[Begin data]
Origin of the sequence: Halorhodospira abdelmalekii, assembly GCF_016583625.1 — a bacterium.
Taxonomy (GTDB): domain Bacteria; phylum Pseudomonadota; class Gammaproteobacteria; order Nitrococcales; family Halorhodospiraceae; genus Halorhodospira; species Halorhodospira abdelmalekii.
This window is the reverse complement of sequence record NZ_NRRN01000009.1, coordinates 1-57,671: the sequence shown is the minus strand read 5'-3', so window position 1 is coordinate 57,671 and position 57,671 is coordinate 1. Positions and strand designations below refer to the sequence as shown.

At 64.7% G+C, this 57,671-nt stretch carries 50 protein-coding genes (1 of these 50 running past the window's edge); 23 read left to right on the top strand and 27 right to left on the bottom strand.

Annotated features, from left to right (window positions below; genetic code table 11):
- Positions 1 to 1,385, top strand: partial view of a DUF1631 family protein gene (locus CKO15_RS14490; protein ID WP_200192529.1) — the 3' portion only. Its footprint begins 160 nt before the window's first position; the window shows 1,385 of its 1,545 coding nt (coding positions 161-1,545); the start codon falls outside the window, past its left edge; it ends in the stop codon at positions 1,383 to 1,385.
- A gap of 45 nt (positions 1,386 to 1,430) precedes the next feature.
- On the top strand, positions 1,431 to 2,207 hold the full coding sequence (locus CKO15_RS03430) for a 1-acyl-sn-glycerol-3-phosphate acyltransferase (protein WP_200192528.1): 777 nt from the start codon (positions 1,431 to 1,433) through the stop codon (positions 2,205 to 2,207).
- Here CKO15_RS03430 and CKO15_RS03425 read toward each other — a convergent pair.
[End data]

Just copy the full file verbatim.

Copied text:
Origin of the sequence: Halorhodospira abdelmalekii, assembly GCF_016583625.1 — a bacterium.
Taxonomy (GTDB): domain Bacteria; phylum Pseudomonadota; class Gammaproteobacteria; order Nitrococcales; family Halorhodospiraceae; genus Halorhodospira; species Halorhodospira abdelmalekii.
This window is the reverse complement of sequence record NZ_NRRN01000009.1, coordinates 1-57,671: the sequence shown is the minus strand read 5'-3', so window position 1 is coordinate 57,671 and position 57,671 is coordinate 1. Positions and strand designations below refer to the sequence as shown.

At 64.7% G+C, this 57,671-nt stretch carries 50 protein-coding genes (1 of these 50 running past the window's edge); 23 read left to right on the top strand and 27 right to left on the bottom strand.

Annotated features, from left to right (window positions below; genetic code table 11):
- Positions 1 to 1,385, top strand: partial view of a DUF1631 family protein gene (locus CKO15_RS14490; protein ID WP_200192529.1) — the 3' portion only. Its footprint begins 160 nt before the window's first position; the window shows 1,385 of its 1,545 coding nt (coding positions 161-1,545); the start codon falls outside the window, past its left edge; it ends in the stop codon at positions 1,383 to 1,385.
- A gap of 45 nt (positions 1,386 to 1,430) precedes the next feature.
- On the top strand, positions 1,431 to 2,207 hold the full coding sequence (locus CKO15_RS03430) for a 1-acyl-sn-glycerol-3-phosphate acyltransferase (protein WP_200192528.1): 777 nt from the start codon (positions 1,431 to 1,433) through the stop codon (positions 2,205 to 2,207).
- Here CKO15_RS03430 and CKO15_RS03425 read toward each other — a convergent pair.